Sarah: Are investors concerned that this market hasn’t been properly tested?

Michael: There are several elements here and it can be approached from different angles. From the pension fund manager’s view, the key concern raised is ‘how much money can I lose?’ This is easy to answer because ILS managers can be very transparent with their clients as to how much money they would lose should a severe event such as a CAT 4 or 5 hurricane hit Miami; for example they could risk losing 15% of their allocation.

Protection buyers typically ask how the collateralised markets will react to such a situation and whether the market will be sustainable. We have seen the wall between the capital market and reinsurance market torn down which has subsequently resulted in increased capacity and movement between the capital and reinsurance market. However, if rates drop further, liquidity and capacity will be reduced and pension fund investors will begin to look elsewhere for other opportunities – which is when the market has reached a form of equilibrium.

On the other hand, if an event occurs and rates rise, cash will flow in much quicker than we have experienced in the past. To a prime insurance company who fears that post event capital market investors will flee I would say actually the opposite will occur as people expect rates to rise. We’ve had discussions with several European pension fund managers who have opened up to ILS as an asset class, have had it approved by their trustee boards but have not yet allocated. Instead, they are waiting on the sideline until the opportune moment, right after a natural catastrophe. They will shift in money so easily that in essence the reinsurance cycle as we’ve known them will become much less pronounced going forward.

We see many investment managers, including ourselves, already lined up with new investment vehicles set up ready to be pulled out of the drawer immediately after an event. On one hand, there is a long lock-up on existing money which prevents money from disappearing and enables us to bring additional capacity right after the event. Going forwards we will increasingly see more strategies that include capital already been committed, but not called up. Investment managers have lined up contractual agreements with pension funds to provide us with money right after an event, enabling us to enact the cash call and commit to signing contracts. In effect, our institutional clients would be saying we’ve had a CAT 3 hurricane hitting Florida, so let’s move in and allocate.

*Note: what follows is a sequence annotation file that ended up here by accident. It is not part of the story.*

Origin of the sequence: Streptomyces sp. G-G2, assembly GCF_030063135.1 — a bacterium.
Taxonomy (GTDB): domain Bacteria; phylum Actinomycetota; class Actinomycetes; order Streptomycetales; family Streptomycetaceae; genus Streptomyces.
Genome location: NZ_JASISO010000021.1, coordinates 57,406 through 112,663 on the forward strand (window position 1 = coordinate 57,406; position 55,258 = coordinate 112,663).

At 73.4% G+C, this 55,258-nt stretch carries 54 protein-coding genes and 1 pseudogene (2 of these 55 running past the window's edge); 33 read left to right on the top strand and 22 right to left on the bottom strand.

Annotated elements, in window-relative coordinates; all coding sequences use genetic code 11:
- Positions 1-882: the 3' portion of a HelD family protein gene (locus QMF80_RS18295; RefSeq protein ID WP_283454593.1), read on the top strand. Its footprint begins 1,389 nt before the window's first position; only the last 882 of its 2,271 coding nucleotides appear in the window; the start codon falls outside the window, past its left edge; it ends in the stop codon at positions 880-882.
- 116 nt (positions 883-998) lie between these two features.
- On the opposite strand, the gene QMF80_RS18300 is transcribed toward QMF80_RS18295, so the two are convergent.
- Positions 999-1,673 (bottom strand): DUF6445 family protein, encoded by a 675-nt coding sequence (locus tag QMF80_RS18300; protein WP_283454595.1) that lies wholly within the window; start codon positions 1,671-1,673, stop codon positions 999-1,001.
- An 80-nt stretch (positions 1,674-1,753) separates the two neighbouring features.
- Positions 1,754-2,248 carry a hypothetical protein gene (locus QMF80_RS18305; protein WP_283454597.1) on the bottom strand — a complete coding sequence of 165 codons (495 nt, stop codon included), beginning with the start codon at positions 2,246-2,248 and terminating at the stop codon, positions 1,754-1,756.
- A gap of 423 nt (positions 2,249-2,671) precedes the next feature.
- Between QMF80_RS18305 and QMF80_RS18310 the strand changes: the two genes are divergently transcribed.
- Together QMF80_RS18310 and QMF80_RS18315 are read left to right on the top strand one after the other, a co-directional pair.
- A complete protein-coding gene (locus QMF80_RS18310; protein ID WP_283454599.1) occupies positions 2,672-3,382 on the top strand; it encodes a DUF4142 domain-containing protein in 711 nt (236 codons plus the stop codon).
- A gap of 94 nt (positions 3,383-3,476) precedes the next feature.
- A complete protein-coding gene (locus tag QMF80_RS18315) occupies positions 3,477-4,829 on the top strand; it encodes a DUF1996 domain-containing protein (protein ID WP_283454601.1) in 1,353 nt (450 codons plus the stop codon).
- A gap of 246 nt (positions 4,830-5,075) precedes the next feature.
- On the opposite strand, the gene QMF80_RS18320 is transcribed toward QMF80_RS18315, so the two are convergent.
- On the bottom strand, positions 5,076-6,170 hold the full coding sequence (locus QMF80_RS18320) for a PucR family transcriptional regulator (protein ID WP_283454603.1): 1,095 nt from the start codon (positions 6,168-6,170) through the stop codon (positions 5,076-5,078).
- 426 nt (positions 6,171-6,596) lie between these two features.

Michael: A last point is around what type of investment manager is best suited to this change in market environment. There is a different skillset required for allocating into collateralised reinsurance as opposed to CAT bonds, and it’s very much driven by the sourcing capability. CAT bonds are offered to you as an investment manager whereas collateralised reinsurance is hard work; you have to go out and source these transactions. We do a lot of travelling and for us location is key, although being based in Zurich does help when seeking parties to line up potential future transactions with. Going forward, being successful as an insurance-linked investments manager rally comes down to sourcing capability!

Sarah: Thank you Michael for sharing your insights.

Transcript end.

Read our other articles and transcripts taken from this report:

Institutional investor appetite for insurance linked assets remains strong.

Roundtable: What are the challenges of evolving insurance-linked securities structures?

Roundtable: What is the future for insurance-linked securities?

Interview: Tony Rettino on building a sustainable reinsurance model.

Roundtable: Achieving optimum diversification in ILS investing.

Interview: Dr. Erwann O. Michel-Kerjan of The Wharton School on ILS risk spreads.

Interview: Andrew Mawdsley, Head of Financial Stability, EIOPA.

Interview: Vincent Prabis Head of ILS Strategies, SCOR Global Investments.

Interview: Niklaus Hilti, Head of Insurance-Linked Securities Strategies, Credit Suisse Asset Management.

Insurance-Linked Securities for Institutional Investors 2014The report from Clear Path Analysis is available to download.

Visit the Clear Path Analysis website to register to download a full copy of the report ‘Insurance-Linked Securities for Institutional Investors 2014‘ including all of the interviews and roundtables.